You're all set!

To start developing, please head over to our developer documentation.

Activate the Google Maps JavaScript API

To get you started we'll guide you through the Google Developers Console to do a few things first:

  1. Create or choose a project
  2. Activate the Google Maps JavaScript API and related services
  3. Create appropriate keys
Continue

Get a Key/Authentication

All Google Maps JavaScript API applications require authentication.

  • Standard API users: If you're using the API under the standard plan, you must use an API key set up in a project of your choice. See more about API keys for the standard API.
  • Premium Plan users: If you're using the API under the Google Maps APIs Premium Plan you have two authentication options:
    • Use an API key set up in the Google Maps APIs Premium Plan project created for you when you purchased the Premium Plan.
        or
    • Use your client ID instead of an API key.

    See the Google Maps APIs Premium Plan section below for information on choosing the best authentication method.

Authentication for the standard API — API keys

To use the standard API, you must include an API key when loading the API.

Benefits of using an API key:

  • The API key allows you to monitor your application's API usage in the Google API Console. See Google API Console help for more information.
  • With a key, you have access to generous free daily quota, as well as the option increase your daily quota by enabling pay-as-you-go billing.
  • Registering for an API key ensures that Google can contact you about your application if necessary.

Get an API key

To get started using the Google Maps JavaScript API, click the button below, which guides you through the process of activating the Google Maps JavaScript API and any related services automatically.

Get a Key

Alternatively, follow these steps to get an API key:

  1. Go to the Google API Console.
  2. Create or select a project.
  3. Click Continue to enable the API and any related services.
  4. On the Credentials page, get an API key (and set the API key restrictions).
    Note: If you have an existing unrestricted API key, or a key with browser restrictions, you may use that key.
  5. To prevent quota theft, secure your API key following these best practices.
  6. (Optional) Enable billing. See Usage Limits for more information.


In the Google API Console, you can also look up an existing key or view a list of enabled APIs.

For more information on using the Google API Console, see API Console Help.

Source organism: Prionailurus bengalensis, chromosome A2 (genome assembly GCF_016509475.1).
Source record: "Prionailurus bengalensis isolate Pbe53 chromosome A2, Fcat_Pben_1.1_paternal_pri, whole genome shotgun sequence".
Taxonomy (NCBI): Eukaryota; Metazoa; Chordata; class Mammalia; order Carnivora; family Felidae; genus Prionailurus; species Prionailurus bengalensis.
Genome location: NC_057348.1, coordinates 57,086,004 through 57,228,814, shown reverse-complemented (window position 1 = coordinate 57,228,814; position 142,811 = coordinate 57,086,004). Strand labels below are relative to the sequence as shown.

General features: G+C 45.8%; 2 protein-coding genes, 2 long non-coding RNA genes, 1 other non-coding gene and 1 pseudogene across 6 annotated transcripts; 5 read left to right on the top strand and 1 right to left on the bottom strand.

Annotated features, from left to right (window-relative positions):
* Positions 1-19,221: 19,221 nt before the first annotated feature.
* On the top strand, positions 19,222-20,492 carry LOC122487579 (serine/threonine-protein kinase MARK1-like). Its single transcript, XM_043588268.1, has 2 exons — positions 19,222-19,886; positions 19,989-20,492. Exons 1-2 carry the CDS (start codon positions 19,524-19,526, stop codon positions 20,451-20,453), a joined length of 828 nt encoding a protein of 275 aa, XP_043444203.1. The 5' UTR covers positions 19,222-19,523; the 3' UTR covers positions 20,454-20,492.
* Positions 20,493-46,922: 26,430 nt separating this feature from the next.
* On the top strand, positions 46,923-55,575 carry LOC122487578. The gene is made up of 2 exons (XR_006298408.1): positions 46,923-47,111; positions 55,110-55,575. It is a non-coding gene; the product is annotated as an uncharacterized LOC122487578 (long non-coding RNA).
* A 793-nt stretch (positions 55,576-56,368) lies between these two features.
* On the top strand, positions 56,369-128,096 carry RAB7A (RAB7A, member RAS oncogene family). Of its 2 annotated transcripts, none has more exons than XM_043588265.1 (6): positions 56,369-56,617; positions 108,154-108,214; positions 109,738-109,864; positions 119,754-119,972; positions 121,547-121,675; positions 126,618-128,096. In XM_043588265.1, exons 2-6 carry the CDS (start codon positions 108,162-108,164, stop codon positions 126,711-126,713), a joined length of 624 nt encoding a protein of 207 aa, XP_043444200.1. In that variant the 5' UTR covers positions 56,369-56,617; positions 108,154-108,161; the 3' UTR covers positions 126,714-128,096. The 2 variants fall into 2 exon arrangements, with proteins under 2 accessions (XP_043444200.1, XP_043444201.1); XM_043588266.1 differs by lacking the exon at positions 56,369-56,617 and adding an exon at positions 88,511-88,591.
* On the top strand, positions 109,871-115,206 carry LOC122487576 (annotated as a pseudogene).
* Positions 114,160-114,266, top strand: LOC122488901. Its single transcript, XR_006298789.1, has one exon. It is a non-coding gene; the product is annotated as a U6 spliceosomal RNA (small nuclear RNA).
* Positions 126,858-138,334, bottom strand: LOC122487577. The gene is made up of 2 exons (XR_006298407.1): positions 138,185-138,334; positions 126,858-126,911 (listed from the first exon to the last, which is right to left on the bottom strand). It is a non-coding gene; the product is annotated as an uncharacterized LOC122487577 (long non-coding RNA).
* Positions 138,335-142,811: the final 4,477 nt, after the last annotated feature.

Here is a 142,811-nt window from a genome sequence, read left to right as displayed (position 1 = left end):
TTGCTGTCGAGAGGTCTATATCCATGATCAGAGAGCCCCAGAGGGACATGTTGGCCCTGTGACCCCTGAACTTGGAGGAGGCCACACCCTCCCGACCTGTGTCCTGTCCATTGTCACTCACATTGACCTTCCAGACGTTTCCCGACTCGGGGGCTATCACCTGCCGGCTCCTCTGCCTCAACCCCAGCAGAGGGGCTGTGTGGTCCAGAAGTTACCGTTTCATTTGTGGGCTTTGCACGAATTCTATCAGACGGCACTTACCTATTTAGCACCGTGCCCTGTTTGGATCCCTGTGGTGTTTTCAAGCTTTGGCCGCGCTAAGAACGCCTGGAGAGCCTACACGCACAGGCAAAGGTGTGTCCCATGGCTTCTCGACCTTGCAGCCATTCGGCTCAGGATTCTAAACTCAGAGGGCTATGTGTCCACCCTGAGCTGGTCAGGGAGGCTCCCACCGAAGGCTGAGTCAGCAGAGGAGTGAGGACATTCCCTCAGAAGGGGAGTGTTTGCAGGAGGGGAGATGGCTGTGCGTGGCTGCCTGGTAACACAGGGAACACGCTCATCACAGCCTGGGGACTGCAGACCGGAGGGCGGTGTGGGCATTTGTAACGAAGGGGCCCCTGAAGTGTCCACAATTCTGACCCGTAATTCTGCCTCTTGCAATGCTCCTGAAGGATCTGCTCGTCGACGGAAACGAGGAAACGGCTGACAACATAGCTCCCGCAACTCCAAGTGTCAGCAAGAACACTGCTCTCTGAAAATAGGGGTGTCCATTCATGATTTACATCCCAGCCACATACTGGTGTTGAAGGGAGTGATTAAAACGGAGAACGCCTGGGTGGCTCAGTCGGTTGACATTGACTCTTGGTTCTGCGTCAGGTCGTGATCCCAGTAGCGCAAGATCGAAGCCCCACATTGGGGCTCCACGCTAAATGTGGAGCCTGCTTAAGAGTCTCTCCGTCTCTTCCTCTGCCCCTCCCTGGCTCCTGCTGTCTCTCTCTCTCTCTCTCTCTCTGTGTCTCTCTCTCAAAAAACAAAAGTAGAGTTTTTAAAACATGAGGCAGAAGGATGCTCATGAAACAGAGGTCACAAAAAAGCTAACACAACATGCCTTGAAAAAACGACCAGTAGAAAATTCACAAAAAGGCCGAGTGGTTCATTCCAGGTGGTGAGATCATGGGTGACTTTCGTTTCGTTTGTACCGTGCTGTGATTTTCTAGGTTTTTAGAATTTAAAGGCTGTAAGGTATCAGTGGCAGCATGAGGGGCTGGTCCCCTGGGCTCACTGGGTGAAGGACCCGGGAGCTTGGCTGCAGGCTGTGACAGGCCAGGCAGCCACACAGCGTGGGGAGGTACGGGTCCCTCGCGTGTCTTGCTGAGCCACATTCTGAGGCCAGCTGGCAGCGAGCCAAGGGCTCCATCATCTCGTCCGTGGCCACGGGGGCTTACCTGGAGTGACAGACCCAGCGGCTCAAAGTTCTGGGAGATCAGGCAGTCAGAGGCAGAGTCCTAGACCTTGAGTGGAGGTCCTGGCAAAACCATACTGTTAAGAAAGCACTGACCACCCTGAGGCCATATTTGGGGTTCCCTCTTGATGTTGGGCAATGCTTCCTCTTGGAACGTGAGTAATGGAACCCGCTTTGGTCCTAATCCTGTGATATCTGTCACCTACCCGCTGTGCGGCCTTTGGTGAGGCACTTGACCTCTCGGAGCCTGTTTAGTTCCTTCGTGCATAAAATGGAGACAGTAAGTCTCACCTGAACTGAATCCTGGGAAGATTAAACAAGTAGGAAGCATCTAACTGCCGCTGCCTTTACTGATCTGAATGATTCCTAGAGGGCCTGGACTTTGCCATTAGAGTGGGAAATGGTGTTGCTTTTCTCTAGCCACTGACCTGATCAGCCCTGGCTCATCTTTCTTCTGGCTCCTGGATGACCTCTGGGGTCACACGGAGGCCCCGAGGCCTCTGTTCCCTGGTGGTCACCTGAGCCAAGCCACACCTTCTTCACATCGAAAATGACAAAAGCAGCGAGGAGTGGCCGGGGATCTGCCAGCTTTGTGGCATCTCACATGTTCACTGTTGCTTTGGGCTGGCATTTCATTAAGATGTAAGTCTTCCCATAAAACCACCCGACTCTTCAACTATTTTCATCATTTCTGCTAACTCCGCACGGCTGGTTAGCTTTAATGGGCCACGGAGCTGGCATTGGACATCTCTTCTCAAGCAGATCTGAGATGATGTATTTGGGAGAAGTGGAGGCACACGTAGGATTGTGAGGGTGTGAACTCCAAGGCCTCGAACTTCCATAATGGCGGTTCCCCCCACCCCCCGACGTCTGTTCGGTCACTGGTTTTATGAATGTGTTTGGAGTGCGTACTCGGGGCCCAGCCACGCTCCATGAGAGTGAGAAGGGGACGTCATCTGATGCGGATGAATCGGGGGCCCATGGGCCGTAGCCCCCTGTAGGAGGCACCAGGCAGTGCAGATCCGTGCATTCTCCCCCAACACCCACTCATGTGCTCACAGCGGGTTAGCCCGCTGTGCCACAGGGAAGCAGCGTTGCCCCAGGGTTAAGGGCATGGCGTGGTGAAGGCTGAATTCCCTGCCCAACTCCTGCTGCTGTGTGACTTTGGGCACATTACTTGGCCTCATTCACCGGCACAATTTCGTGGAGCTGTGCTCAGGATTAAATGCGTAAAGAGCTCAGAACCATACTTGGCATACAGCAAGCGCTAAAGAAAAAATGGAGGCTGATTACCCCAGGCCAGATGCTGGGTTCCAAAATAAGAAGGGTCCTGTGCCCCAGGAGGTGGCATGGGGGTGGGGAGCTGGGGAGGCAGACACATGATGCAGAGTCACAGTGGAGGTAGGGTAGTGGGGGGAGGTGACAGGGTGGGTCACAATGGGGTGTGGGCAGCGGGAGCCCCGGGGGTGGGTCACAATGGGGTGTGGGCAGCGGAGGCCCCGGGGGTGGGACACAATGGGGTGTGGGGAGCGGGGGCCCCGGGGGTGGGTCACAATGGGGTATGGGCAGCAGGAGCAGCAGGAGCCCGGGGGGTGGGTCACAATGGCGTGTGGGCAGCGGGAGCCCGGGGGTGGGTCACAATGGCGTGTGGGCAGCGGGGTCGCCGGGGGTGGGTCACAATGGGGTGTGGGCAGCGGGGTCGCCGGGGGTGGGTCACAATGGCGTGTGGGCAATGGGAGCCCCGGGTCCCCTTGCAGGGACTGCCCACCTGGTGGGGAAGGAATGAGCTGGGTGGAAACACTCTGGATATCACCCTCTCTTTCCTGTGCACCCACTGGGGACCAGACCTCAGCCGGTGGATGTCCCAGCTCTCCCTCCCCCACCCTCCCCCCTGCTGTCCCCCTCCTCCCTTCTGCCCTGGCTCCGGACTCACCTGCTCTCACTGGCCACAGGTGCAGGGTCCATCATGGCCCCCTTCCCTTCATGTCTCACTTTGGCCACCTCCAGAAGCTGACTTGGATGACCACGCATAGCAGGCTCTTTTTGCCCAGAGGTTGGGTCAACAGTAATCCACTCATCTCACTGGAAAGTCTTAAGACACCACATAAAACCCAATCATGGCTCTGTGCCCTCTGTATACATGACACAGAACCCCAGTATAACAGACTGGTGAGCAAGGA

Types of API key restrictions

Google Maps APIs are available for Android or iOS apps, Web browsers, and via HTTP web services. APIs in any platform can use a generic (unrestricted) API key. You can optionally add a restriction (for example, HTTP referrer) to the API key. Once restricted, a key will only work on platforms that support that type of restriction. Learn more about keys and credentials.

Specify a key when loading the API

To specify a key, include it as the value of a key parameter when loading the API.

For example:

  <script async defer src="https://maps.googleapis.com/maps/api/js?key=YOUR_API_KEY&callback=initMap"
  type="text/javascript"></script>

Authentication for Google Maps APIs Premium Plan customers

The information in this section applies only to the new Google Maps APIs Premium Plan, which became available on January 6, 2016.

Have a previous Maps APIs for Work or Maps API for Business license? See our Maps APIs for Work Licenses guide. To determine whether you have a previous license: In the Google Cloud Support Portal, click Maps: Usage Report on the left. If the ID at the top of the report is in the following format, you have the new Premium Plan:
gme-[company] & proj-[number] ([type])
Otherwise, you have a previous license.

When using the Google Maps JavaScript API with a Google Maps APIs Premium Plan license, you must authenticate your application with either an API key or a client ID. Note: If you have a previous Maps API for Business license, you must use a client ID, not an API key.

When deciding on which authentication method to use, consider the following:

  • API key (available to Google Maps APIs Premium Plan customers but not to holders of a previous Maps API for Business license) — By using an API key to authenticate requests, you can:
  • Client ID — By using your client ID (instead of an API key) to authenticate requests, you can:
    • Add the channel parameter to requests so you can view more detailed usage reports
    • View usage reports with more than 30 days of data in the Google Cloud Support Portal
    • Use Maps Analytics tools for the Maps JavaScript API

Get more information on reports available to Premium Plan customers.

Using an API key

To authenticate the Google Maps JavaScript API using an API key, click the button below which guides you through the process of getting an API key.